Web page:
THE BLOG

Bob Dylan and My Workingman's Blues: Confessions of a Religion and Literature Professor

09/23/2011 03:18 pm ET | Updated Nov 23, 2011

Ah yes, the beginning of a new school year. There is always such good energy on campus when students arrive, and, as is often the case, a new semester gets me thinking about my own educational path and the reasons why I do what I do. Ultimately, I blame it on Bob Dylan.

Columbia Records released Bob Dylan's Greatest Hits on March 27, 1967, within hours of my birth. Significant? A sign? It took me 13 years to save the money but I eventually bought that record. At the time, it seemed a relatively inconsequential purchase, but it proved quite the opposite. Kenny Rogers' Greatest Hits sold well in 1980. What if, by some inexplicable whim, I grabbed that "best of" collection instead? I have a hunch I would not be teaching today had I done so. Said differently, Bob Dylan's Greatest Hits, that album that so momentously marked my arrival to the world(!), introduced me to my two professional interests, religion and poetry.

On the literary side of things, I first learned to enjoy wordplay and the mingling of wit, politics and social commentary listening to such treasures as "The Times They Are A-Changin'" and "Mr. Tambourine Man." These songs gesture to something beyond mere entertainment, and they introduced me to a style of writing that demolished cliché distinctions of high and low art. Dylan's music is both appealing to mass audiences while rewarding thoughtful, critical, careful listening. No wonder his work earns both Grammy and Pulitzer nods.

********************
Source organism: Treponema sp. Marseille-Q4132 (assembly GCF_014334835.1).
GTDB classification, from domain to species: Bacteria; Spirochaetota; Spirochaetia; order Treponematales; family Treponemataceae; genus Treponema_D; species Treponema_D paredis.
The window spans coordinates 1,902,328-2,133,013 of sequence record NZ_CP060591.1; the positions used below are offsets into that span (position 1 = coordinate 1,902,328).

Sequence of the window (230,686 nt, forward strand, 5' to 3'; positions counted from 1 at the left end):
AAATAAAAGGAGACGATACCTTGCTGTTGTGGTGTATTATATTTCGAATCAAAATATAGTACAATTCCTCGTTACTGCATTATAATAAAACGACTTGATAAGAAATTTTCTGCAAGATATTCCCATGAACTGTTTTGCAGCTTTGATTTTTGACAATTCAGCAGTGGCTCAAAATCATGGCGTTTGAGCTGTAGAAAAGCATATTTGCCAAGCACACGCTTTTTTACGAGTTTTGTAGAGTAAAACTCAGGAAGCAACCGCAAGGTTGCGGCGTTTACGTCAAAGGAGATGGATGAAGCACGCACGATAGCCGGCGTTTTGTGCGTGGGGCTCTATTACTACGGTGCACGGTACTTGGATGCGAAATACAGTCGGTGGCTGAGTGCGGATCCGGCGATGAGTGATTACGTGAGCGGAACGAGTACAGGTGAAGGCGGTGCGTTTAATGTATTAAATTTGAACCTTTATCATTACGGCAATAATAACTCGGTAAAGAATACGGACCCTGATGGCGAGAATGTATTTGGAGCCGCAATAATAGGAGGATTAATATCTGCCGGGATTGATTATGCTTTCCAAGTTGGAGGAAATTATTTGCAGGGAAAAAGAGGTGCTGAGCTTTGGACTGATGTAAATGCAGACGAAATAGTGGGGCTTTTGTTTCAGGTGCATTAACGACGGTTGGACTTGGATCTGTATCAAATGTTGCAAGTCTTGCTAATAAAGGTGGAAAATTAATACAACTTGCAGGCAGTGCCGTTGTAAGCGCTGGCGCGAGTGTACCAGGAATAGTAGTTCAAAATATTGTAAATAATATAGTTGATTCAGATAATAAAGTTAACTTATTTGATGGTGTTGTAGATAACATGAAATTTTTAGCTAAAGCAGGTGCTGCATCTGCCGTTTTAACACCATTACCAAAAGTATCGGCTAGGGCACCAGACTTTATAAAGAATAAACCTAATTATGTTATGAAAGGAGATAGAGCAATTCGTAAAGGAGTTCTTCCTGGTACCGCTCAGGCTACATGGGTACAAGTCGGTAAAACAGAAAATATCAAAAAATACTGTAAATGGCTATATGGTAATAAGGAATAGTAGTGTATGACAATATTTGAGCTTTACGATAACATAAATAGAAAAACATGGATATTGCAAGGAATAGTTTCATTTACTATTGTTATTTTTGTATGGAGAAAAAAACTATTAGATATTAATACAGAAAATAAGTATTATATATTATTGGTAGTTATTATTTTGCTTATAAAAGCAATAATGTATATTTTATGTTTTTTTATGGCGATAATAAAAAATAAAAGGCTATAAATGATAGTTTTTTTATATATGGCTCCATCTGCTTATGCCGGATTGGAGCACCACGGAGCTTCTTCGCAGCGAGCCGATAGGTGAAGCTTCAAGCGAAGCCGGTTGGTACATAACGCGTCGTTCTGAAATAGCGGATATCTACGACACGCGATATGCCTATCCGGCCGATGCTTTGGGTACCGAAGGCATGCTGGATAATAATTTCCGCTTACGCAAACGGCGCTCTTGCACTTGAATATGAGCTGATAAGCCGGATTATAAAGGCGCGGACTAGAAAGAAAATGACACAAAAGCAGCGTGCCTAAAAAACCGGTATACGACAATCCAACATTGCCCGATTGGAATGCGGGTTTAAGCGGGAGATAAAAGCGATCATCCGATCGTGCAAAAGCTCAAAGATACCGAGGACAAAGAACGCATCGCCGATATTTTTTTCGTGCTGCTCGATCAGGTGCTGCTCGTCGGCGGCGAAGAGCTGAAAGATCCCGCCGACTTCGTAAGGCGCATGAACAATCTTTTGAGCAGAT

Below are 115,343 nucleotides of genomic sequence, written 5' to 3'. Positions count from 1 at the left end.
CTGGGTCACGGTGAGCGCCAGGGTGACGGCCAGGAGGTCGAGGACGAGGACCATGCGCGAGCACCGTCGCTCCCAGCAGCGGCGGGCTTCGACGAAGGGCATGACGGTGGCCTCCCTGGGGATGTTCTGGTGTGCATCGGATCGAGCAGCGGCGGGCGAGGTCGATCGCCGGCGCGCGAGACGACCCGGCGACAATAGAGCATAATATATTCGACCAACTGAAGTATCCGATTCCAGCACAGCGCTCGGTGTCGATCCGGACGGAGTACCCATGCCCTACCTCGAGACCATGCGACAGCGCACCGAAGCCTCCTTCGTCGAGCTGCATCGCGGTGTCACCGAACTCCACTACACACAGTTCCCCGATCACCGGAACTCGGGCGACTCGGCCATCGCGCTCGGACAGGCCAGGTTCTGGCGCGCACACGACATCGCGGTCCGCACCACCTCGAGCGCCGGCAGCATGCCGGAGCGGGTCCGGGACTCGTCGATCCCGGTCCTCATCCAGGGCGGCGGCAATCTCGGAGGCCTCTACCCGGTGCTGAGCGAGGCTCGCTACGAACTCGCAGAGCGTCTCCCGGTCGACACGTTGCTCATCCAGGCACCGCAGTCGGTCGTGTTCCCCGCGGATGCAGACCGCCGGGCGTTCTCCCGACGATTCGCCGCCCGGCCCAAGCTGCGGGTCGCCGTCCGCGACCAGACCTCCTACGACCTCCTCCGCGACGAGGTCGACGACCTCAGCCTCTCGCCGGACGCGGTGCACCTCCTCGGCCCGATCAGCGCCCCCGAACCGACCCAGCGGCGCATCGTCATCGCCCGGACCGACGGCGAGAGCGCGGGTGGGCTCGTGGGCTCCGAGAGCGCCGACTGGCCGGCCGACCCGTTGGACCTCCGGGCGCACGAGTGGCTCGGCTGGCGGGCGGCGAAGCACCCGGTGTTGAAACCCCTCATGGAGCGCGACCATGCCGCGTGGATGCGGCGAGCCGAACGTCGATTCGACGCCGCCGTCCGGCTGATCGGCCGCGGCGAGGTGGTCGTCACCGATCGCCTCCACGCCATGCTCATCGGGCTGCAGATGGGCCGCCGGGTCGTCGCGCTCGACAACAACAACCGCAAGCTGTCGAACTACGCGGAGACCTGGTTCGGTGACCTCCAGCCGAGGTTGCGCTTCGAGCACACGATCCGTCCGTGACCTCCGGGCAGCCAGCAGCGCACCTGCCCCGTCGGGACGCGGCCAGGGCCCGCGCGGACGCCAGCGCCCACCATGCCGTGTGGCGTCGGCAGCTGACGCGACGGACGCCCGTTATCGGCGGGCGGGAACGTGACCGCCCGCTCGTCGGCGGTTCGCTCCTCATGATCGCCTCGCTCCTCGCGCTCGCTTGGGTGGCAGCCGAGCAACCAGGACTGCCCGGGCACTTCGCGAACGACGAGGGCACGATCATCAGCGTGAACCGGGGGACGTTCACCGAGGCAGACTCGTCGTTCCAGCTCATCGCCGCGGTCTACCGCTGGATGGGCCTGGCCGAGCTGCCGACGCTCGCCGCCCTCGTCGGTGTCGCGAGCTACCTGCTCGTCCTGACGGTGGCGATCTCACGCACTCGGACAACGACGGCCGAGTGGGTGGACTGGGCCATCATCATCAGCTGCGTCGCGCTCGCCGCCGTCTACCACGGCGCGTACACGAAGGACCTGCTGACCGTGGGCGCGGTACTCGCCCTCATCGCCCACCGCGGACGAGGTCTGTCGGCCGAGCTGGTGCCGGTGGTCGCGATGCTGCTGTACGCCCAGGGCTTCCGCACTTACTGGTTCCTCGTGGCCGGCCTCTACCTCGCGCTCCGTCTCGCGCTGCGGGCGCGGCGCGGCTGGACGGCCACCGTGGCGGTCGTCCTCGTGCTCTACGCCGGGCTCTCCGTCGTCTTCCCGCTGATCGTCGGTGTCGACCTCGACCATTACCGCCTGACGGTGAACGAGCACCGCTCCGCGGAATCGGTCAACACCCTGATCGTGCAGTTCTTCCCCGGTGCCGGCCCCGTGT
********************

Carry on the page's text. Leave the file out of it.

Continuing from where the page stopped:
I also credit Bob Dylan's Greatest Hits for a longstanding interest in spirituality and religious discourse. Long before and long after his foray into gospel music in the late 1970s and early 1980s, Dylan invited listeners to imagine an undefined something beyond the reach of their senses. He gave permission to contemplate the divine within pop-culture media, an activity traditionally reserved for those professional, sanctioned religionists in seminaries, synagogues, mosques, temples and churches. What is more, Dylan allowed room for ambiguity, mystery, enigma and paradox. In an era of endless niche-market study Bibles, how-to manuals, and Idiots' and Dummies' guides to sacred subjects -- attempts to reduce the beauties and complexities of ancient religious traditions to simplistic footnotes -- there is something refreshing about his humility and willingness to live with unanswered questions. For Dylan, the ineffable is always just out of reach, and our attempts to grasp it are necessarily partial and incomplete. Yes, the answers we seek often blow about in the wind.

How does this connect to my job? The study of religion and literature grew quite naturally out of the curiosities and interests first nurtured by Bob Dylan's music, and without that seminal encounter with a 1967 album ... well, who knows. (If I did grab that Kenny Rogers' album, would I be a gambler today, or a coward?) Of course, my title for this blog is tongue in cheek. I suspect the same is true for Dylan when he sings about a workingman's blues (Modern Times, 2006). Since he continues touring well past his 70th birthday (May 24, 2011), it appears he enjoys his job as much as I do.